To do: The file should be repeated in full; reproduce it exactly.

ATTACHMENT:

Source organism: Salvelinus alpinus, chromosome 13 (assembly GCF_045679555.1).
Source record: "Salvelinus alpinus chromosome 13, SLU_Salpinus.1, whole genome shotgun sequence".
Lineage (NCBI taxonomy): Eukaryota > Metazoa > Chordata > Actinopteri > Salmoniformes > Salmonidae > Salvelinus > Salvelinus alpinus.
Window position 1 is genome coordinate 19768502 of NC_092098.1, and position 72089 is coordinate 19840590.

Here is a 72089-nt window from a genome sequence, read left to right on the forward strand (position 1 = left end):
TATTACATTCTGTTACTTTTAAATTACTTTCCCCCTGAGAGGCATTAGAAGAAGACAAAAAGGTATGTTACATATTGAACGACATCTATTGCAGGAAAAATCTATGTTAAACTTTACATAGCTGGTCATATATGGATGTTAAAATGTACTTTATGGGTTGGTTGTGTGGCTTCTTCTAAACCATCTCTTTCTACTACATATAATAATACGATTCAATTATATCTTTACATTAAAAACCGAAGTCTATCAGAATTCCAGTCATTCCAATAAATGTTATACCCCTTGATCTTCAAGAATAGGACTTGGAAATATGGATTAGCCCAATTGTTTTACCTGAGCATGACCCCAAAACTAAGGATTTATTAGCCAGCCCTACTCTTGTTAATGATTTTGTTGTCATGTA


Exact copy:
Source organism: Salvelinus alpinus, chromosome 13 (assembly GCF_045679555.1).
Source record: "Salvelinus alpinus chromosome 13, SLU_Salpinus.1, whole genome shotgun sequence".
Lineage (NCBI taxonomy): Eukaryota > Metazoa > Chordata > Actinopteri > Salmoniformes > Salmonidae > Salvelinus > Salvelinus alpinus.
Window position 1 is genome coordinate 19768502 of NC_092098.1, and position 72089 is coordinate 19840590.

Here is a 72089-nt window from a genome sequence, read left to right on the forward strand (position 1 = left end):
TATTACATTCTGTTACTTTTAAATTACTTTCCCCCTGAGAGGCATTAGAAGAAGACAAAAAGGTATGTTACATATTGAACGACATCTATTGCAGGAAAAATCTATGTTAAACTTTACATAGCTGGTCATATATGGATGTTAAAATGTACTTTATGGGTTGGTTGTGTGGCTTCTTCTAAACCATCTCTTTCTACTACATATAATAATACGATTCAATTATATCTTTACATTAAAAACCGAAGTCTATCAGAATTCCAGTCATTCCAATAAATGTTATACCCCTTGATCTTCAAGAATAGGACTTGGAAATATGGATTAGCCCAATTGTTTTACCTGAGCATGACCCCAAAACTAAGGATTTATTAGCCAGCCCTACTCTTGTTAATGATTTTGTTGTCATGTA